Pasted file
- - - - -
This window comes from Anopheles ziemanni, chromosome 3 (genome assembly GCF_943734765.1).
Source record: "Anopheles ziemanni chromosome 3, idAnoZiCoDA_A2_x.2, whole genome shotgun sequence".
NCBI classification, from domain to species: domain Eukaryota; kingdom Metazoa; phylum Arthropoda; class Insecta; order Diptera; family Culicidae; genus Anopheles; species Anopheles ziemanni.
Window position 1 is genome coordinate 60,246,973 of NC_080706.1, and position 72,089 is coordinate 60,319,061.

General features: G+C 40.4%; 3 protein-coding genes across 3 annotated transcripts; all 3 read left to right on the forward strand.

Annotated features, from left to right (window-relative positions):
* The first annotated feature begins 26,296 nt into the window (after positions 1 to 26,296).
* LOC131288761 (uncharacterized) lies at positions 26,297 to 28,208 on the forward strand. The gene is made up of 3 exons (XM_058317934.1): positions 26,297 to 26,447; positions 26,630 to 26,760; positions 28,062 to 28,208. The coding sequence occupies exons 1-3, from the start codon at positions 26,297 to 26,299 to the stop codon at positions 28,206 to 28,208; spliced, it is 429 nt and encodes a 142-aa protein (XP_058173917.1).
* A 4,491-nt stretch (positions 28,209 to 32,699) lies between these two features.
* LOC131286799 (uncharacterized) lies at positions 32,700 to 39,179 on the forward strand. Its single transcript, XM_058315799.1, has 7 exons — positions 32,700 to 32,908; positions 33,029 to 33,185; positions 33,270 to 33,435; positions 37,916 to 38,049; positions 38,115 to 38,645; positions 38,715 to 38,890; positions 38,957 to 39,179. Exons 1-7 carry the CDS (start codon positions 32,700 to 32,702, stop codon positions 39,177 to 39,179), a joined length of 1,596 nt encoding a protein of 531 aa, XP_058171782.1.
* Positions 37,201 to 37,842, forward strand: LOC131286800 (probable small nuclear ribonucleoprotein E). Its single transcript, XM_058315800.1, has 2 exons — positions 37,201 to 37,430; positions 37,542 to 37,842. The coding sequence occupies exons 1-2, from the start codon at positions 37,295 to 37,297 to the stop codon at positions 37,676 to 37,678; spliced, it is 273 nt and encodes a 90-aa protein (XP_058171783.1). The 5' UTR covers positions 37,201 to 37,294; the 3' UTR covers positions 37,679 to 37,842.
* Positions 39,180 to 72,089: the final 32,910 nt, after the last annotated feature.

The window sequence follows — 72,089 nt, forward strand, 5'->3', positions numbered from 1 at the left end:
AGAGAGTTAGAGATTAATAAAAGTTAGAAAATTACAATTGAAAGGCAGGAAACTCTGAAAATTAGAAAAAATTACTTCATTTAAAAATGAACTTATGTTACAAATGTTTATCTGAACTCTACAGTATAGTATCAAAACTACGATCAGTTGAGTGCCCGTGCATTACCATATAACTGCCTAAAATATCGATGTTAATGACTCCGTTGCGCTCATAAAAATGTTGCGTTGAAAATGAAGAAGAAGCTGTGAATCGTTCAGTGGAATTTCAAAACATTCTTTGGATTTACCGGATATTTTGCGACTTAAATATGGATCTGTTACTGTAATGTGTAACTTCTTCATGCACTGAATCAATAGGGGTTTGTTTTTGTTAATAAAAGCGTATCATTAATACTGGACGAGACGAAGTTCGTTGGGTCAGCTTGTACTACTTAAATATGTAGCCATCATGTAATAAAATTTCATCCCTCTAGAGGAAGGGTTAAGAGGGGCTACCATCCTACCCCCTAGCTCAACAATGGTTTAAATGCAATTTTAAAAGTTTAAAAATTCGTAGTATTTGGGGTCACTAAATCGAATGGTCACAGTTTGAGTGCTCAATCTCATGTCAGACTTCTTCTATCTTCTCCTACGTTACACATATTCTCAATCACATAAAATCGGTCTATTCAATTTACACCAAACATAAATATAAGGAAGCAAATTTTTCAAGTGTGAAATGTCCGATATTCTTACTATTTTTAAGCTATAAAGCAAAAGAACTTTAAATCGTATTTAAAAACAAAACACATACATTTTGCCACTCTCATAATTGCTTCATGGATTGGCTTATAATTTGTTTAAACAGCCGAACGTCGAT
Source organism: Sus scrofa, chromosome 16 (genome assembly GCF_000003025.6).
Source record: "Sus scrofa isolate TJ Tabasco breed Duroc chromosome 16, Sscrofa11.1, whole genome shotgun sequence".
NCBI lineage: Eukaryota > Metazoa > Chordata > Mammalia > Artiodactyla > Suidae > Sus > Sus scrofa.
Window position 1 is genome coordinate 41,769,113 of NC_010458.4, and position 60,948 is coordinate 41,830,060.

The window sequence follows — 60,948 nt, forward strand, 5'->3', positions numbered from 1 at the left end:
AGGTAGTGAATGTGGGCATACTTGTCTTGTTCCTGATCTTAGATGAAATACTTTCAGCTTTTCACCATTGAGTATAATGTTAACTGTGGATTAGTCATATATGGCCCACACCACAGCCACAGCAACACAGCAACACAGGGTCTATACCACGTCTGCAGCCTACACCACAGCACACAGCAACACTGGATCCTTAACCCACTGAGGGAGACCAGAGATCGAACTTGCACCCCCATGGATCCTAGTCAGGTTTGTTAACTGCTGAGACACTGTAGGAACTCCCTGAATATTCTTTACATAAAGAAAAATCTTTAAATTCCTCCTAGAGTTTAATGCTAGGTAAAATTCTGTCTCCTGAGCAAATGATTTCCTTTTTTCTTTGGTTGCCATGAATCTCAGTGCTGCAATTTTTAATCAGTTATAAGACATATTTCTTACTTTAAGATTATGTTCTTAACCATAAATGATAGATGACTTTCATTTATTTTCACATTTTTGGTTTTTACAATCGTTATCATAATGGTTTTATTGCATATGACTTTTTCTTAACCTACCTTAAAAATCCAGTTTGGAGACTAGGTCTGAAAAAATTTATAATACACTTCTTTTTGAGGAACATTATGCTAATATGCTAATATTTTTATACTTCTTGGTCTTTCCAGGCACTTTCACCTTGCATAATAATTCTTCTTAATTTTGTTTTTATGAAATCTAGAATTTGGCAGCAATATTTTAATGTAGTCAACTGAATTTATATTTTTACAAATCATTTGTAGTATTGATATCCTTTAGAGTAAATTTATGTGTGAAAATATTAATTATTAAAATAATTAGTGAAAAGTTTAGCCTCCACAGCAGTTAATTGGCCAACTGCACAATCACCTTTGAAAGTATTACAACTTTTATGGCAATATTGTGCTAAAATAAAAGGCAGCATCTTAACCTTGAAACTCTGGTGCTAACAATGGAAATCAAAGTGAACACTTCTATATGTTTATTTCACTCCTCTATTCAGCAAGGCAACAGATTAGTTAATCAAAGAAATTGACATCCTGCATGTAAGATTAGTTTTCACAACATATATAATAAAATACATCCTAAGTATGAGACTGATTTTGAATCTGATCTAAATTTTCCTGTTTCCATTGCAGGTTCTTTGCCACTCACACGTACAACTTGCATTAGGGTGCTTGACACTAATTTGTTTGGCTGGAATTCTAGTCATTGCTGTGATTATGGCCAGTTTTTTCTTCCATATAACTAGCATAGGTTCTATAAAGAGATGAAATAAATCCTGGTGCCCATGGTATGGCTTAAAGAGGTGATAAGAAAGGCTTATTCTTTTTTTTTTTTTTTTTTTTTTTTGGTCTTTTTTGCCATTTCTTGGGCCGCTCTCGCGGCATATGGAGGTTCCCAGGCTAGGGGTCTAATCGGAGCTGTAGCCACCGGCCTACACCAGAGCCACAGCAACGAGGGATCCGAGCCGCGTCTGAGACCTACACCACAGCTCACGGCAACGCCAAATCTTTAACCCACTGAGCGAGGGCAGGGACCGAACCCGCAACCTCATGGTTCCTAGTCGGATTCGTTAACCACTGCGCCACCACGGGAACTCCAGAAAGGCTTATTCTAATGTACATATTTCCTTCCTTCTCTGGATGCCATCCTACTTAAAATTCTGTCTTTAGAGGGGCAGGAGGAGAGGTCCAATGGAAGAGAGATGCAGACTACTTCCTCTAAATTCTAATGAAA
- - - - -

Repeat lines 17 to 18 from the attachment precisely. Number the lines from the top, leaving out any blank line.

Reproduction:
NCBI lineage: Eukaryota > Metazoa > Chordata > Mammalia > Artiodactyla > Suidae > Sus > Sus scrofa.
Window position 1 is genome coordinate 41,769,113 of NC_010458.4, and position 60,948 is coordinate 41,830,060.